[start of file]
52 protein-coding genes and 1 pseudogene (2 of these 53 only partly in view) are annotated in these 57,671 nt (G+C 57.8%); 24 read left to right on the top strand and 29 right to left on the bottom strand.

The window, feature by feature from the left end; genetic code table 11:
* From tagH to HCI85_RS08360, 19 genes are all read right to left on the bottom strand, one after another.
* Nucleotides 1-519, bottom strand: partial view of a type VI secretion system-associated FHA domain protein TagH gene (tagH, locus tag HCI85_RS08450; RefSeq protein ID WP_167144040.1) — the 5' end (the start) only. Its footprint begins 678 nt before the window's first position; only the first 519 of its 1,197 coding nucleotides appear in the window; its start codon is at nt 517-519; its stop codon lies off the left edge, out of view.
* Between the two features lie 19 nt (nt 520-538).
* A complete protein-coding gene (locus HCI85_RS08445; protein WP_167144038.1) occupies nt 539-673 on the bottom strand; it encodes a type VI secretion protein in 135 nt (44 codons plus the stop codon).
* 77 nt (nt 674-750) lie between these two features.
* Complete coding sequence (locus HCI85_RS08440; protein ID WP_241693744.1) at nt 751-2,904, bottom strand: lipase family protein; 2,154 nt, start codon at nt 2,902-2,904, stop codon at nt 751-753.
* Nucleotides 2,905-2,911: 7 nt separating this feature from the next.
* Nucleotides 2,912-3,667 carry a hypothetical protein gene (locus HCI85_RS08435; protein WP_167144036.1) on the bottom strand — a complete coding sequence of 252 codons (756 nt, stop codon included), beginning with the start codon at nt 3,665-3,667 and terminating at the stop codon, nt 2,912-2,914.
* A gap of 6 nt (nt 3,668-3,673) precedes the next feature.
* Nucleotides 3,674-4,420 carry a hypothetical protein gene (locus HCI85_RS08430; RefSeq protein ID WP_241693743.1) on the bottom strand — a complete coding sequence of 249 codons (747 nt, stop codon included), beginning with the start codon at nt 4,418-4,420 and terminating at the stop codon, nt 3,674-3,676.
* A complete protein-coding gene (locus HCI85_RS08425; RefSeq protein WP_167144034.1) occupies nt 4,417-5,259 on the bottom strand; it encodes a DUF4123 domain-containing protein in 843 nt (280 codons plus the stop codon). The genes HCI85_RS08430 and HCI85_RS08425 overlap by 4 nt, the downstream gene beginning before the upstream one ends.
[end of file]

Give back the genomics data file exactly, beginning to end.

52 protein-coding genes and 1 pseudogene (2 of these 53 only partly in view) are annotated in these 57,671 nt (G+C 57.8%); 24 read left to right on the top strand and 29 right to left on the bottom strand.

The window, feature by feature from the left end; genetic code table 11:
* From tagH to HCI85_RS08360, 19 genes are all read right to left on the bottom strand, one after another.
* Nucleotides 1-519, bottom strand: partial view of a type VI secretion system-associated FHA domain protein TagH gene (tagH, locus tag HCI85_RS08450; RefSeq protein ID WP_167144040.1) — the 5' end (the start) only. Its footprint begins 678 nt before the window's first position; only the first 519 of its 1,197 coding nucleotides appear in the window; its start codon is at nt 517-519; its stop codon lies off the left edge, out of view.
* Between the two features lie 19 nt (nt 520-538).
* A complete protein-coding gene (locus HCI85_RS08445; protein WP_167144038.1) occupies nt 539-673 on the bottom strand; it encodes a type VI secretion protein in 135 nt (44 codons plus the stop codon).
* 77 nt (nt 674-750) lie between these two features.
* Complete coding sequence (locus HCI85_RS08440; protein ID WP_241693744.1) at nt 751-2,904, bottom strand: lipase family protein; 2,154 nt, start codon at nt 2,902-2,904, stop codon at nt 751-753.
* Nucleotides 2,905-2,911: 7 nt separating this feature from the next.
* Nucleotides 2,912-3,667 carry a hypothetical protein gene (locus HCI85_RS08435; protein WP_167144036.1) on the bottom strand — a complete coding sequence of 252 codons (756 nt, stop codon included), beginning with the start codon at nt 3,665-3,667 and terminating at the stop codon, nt 2,912-2,914.
* A gap of 6 nt (nt 3,668-3,673) precedes the next feature.
* Nucleotides 3,674-4,420 carry a hypothetical protein gene (locus HCI85_RS08430; RefSeq protein ID WP_241693743.1) on the bottom strand — a complete coding sequence of 249 codons (747 nt, stop codon included), beginning with the start codon at nt 4,418-4,420 and terminating at the stop codon, nt 3,674-3,676.
* A complete protein-coding gene (locus HCI85_RS08425; RefSeq protein WP_167144034.1) occupies nt 4,417-5,259 on the bottom strand; it encodes a DUF4123 domain-containing protein in 843 nt (280 codons plus the stop codon). The genes HCI85_RS08430 and HCI85_RS08425 overlap by 4 nt, the downstream gene beginning before the upstream one ends.